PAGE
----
Posted by Jeremy on April 26, 2017 at 05:06 AM CST
Coming across as a junior LEGO Star Wars: The Visual Dictionary, published in 2009 and 2014, this book is a kid-friendly Star Wars encylopedia presented in a distinctly LEGO style. With punchy characters, foil stamping and the offer of a giant poster the front cover is certainly an eyecatching one and the book's solid thickness and heft holds the promise of a quality DK title.
"The Amazing Book of LEGO Star Wars will help children aged 5 and above explore the amazing LEGO Star Wars universe. From Anakin Skywalker and Yoda to Rey and Kylo Ren, young readers will see their favorite characters and sets brought to life. Fans will be fascinated by the eye-catching designs featuring large, dynamic images of heroes and villains, while key themes are explored using carefully leveled text that will capture their interest. With a mixture of full and half-page fold-outs throughout the book that reveal extra-large images and a fold-out poster at the end, The Amazing Book of LEGO Star Wars is great for young fans."
While the original and updated/expanded LEGO Star Wars: The Visual Dictionary were aimed at an eight to twelve year old market they were well-supported by the Adult Fans of LEGO community. This book, however, has definitely been produced for a younger market and though the boiler plate states it is for children between six and nine, kids in the upper age range are likely to find that their attention will wander.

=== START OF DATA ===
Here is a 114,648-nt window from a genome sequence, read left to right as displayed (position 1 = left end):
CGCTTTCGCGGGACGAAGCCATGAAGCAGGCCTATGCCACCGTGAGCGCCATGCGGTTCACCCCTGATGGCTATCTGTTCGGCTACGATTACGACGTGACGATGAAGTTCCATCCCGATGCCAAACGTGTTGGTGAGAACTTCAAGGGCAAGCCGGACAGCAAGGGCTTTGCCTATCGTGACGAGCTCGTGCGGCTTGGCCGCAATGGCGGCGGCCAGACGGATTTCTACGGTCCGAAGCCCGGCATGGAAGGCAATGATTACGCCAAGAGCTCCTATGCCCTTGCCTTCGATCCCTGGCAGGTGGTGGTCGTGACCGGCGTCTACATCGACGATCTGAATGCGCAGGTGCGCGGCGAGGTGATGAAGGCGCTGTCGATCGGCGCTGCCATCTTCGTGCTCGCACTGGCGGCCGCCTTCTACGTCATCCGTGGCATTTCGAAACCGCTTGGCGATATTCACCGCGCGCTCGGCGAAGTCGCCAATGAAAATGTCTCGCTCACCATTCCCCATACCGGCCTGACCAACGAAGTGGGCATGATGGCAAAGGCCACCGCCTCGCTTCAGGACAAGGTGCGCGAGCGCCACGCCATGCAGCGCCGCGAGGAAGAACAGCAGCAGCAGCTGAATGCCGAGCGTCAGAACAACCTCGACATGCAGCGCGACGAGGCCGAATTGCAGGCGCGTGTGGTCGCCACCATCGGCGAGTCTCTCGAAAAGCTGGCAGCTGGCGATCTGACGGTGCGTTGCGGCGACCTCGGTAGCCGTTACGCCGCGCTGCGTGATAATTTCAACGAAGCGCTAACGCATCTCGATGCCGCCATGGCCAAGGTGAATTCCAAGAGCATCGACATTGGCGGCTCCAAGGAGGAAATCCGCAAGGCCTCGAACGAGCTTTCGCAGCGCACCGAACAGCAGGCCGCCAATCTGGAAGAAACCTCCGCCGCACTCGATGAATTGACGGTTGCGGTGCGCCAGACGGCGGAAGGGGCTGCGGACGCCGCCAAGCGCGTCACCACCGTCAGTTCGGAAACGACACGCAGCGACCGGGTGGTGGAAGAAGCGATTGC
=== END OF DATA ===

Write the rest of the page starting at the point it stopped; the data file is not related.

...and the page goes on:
And to this purpose Son of LEGOscum has shared his thoughts:
I wanted to read this because it came out on my daddy's birthday and the cover looked cool because the front was shiny. When I started reading it the book looked like it was going to be fun but I got through it really quickly because it was mostly pictures. I like to spend time really looking at the photos and reading about the sets and I thought that this book would be like that but it wasn't. I didn't learn anything new about the characters or the ships because I have both Visual Dictionary books but I did like that the pictures were really big because I could really look at the detail of the minifigs, and they made the colours of the bricks really amazing.
Inside is a plethora of all the nouns of LEGO Star Wars with persons, places and things all represented in a lighthearted way. In a similar fashion to the previous Visual Dictionary books the photos are big and friendly and, being all stock photos, perhaps a touch on the familiar.
Though the book doesn't include a minifigure - the first time DK has done this with one of their large format, hardback books - it does come with a poster of 75105 Millennium Falcon which will appeal to the target audience. This is definately a cost saving measure (and one I'm sure we'll see more of in coming publications) and will be a drawback for adult collectors of LEGO Star Wars.
The final verdict from LEGOscum and Son of LEGOscum is that though it is a visual hit it's a bit of a miss that doesn't come up to DKs usual standard. While children in the six to seven age range might get something out of this it won't be for very long as the book is over-simplified and doesn't challenge a child's creativity or wonder enough to encourage them to really delve in to LEGO or Star Wars. Grown-up fans are likley to skip this title and would only add it to their collections if they find it at a discount and are compeletists.